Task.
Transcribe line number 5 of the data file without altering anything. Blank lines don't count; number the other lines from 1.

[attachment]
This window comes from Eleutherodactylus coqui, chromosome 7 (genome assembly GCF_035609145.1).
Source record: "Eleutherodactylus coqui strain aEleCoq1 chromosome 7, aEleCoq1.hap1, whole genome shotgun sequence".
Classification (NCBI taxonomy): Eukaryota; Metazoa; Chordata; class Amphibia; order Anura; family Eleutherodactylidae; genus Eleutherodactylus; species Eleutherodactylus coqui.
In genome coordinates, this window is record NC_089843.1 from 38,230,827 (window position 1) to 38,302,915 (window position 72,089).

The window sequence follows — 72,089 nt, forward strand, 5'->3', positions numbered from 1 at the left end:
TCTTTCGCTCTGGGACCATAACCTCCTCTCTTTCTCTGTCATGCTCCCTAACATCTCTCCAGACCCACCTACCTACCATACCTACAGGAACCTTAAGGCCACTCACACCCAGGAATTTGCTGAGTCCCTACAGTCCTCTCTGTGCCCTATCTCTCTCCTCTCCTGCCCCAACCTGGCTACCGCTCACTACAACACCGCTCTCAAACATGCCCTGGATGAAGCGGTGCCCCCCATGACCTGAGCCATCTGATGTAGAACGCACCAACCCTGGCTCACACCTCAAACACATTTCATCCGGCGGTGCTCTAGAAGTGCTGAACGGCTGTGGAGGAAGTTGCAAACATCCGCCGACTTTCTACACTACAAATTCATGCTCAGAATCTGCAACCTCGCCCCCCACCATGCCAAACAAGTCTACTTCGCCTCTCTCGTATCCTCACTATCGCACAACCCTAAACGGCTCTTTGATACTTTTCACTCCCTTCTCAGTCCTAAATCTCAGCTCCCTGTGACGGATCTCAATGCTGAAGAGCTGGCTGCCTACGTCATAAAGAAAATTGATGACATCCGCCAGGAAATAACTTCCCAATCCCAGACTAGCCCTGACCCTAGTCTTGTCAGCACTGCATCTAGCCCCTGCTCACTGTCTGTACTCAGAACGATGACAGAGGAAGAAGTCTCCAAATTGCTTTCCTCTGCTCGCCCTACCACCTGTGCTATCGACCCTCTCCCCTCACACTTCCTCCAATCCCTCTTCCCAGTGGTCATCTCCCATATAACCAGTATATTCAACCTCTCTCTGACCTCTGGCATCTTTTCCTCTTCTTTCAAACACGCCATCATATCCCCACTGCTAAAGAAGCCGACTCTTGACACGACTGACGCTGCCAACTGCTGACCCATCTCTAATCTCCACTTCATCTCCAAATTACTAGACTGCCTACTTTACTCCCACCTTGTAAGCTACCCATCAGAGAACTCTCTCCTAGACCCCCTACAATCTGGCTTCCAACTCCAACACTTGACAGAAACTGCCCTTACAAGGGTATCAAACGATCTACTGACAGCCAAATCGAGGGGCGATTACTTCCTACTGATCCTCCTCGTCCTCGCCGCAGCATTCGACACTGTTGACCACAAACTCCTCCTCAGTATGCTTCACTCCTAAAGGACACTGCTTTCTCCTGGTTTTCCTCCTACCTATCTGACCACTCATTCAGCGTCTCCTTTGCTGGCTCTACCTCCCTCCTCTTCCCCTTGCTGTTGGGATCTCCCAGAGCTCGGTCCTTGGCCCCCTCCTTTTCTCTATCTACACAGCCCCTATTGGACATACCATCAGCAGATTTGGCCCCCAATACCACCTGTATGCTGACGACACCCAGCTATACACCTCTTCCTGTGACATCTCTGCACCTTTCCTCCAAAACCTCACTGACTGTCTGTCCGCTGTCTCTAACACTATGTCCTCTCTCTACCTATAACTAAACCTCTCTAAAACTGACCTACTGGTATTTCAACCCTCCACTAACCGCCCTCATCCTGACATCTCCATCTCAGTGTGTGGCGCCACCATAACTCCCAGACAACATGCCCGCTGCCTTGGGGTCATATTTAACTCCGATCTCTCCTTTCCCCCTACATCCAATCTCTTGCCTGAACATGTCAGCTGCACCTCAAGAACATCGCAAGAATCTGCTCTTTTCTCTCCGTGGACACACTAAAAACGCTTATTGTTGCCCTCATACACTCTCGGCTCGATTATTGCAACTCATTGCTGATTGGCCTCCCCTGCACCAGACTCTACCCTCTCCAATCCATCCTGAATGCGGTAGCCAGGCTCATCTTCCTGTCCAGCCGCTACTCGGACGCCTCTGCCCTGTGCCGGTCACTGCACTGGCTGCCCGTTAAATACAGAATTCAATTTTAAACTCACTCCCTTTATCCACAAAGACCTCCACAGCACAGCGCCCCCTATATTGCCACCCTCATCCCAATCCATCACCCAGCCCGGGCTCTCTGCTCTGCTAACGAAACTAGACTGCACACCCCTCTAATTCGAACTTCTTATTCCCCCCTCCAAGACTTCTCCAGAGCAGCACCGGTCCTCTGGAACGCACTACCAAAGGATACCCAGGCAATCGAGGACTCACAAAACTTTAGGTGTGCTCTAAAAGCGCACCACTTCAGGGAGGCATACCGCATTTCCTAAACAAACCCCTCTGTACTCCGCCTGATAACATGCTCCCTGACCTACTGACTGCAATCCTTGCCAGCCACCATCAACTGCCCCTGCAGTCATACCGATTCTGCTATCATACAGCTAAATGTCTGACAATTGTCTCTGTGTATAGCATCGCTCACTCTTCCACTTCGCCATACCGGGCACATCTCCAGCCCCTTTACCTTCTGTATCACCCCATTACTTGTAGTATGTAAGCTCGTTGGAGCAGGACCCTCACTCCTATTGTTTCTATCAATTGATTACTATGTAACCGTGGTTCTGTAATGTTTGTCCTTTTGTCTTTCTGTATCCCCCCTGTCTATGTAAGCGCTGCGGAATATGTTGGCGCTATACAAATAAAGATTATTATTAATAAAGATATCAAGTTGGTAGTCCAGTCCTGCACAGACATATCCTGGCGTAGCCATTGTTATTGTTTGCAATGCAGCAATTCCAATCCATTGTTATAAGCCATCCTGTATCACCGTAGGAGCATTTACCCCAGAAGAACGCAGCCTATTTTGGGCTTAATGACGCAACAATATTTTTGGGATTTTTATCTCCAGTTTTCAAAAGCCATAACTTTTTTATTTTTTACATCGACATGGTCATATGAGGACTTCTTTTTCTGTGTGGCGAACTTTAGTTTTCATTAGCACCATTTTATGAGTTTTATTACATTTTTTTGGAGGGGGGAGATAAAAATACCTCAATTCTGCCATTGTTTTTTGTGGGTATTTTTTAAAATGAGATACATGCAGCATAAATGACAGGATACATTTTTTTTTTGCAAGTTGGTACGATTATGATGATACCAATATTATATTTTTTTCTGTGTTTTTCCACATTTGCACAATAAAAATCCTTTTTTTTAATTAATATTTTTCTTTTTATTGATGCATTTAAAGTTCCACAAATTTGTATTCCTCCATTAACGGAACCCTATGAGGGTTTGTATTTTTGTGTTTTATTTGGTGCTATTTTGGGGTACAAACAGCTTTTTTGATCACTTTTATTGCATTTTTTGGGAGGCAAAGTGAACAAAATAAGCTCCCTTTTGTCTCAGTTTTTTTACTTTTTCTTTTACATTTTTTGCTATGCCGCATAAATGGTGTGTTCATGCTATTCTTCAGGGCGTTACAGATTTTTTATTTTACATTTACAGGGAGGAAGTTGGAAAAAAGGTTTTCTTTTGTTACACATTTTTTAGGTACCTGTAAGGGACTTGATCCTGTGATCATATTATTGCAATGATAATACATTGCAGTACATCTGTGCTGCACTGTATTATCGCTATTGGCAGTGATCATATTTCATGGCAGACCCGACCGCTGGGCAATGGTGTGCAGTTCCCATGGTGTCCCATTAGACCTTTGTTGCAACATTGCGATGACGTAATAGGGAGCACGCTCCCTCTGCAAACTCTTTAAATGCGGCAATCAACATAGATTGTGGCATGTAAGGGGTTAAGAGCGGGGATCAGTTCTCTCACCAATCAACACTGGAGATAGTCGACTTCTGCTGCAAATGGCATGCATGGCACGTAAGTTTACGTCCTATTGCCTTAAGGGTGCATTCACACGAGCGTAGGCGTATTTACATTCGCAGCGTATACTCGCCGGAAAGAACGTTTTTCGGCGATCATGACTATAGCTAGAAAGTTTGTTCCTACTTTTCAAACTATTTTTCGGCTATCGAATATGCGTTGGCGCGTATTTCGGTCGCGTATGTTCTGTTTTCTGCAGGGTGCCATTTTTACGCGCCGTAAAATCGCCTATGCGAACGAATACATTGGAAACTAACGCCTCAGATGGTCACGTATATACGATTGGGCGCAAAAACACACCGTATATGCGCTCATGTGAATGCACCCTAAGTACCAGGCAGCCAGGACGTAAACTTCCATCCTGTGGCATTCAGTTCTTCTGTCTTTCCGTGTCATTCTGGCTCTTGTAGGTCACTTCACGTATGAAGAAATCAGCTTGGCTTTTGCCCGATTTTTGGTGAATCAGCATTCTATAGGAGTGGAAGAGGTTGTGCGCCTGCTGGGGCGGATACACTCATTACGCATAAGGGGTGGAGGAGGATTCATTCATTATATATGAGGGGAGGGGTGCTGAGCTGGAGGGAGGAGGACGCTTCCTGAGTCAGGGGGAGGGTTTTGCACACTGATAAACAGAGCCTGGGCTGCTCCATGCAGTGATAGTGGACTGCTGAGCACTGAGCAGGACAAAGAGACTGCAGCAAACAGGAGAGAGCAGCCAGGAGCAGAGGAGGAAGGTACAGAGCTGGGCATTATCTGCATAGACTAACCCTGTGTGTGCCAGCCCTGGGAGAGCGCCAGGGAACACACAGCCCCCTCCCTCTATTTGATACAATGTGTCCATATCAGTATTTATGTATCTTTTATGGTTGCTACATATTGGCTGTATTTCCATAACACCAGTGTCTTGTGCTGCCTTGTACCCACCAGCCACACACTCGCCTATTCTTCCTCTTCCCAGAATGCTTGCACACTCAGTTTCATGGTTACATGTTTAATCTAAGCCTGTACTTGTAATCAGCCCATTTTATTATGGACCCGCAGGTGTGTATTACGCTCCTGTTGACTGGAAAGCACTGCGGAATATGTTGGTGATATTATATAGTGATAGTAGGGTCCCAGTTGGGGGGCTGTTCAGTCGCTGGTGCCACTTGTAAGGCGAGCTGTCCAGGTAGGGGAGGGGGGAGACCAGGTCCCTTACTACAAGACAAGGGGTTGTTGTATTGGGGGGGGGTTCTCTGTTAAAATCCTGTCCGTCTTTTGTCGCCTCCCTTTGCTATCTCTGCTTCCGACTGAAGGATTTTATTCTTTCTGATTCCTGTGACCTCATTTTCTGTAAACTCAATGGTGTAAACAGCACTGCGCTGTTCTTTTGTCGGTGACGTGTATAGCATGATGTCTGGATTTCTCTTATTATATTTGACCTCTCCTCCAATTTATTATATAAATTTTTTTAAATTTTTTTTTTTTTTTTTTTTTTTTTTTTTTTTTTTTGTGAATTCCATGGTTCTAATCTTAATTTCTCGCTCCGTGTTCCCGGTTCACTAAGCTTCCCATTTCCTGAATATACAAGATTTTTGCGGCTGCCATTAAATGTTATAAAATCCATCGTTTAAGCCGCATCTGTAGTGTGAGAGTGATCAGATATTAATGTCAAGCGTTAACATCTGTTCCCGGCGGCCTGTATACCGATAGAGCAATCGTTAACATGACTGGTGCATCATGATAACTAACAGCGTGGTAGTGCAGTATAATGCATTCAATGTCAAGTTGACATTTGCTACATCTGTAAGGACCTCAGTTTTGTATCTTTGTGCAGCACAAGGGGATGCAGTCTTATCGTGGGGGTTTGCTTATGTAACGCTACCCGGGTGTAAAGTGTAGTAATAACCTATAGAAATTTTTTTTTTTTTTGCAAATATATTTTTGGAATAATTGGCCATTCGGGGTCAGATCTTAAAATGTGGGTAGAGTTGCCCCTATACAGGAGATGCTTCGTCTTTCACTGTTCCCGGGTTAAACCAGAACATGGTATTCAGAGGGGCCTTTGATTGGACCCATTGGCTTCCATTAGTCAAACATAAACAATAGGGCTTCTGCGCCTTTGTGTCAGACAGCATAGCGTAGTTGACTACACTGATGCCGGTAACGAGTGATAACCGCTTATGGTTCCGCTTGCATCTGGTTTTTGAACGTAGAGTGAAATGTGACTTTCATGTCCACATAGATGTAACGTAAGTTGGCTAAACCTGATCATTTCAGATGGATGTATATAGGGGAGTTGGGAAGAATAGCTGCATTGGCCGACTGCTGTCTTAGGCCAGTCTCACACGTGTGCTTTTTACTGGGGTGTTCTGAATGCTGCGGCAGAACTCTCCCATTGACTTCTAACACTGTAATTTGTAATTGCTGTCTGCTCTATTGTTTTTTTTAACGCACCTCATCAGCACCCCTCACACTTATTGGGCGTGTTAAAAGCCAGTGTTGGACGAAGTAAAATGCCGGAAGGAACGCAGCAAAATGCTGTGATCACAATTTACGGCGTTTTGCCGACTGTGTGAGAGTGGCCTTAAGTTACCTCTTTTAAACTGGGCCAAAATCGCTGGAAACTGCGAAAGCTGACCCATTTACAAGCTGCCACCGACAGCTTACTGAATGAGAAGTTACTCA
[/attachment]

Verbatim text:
The window sequence follows — 72,089 nt, forward strand, 5'->3', positions numbered from 1 at the left end: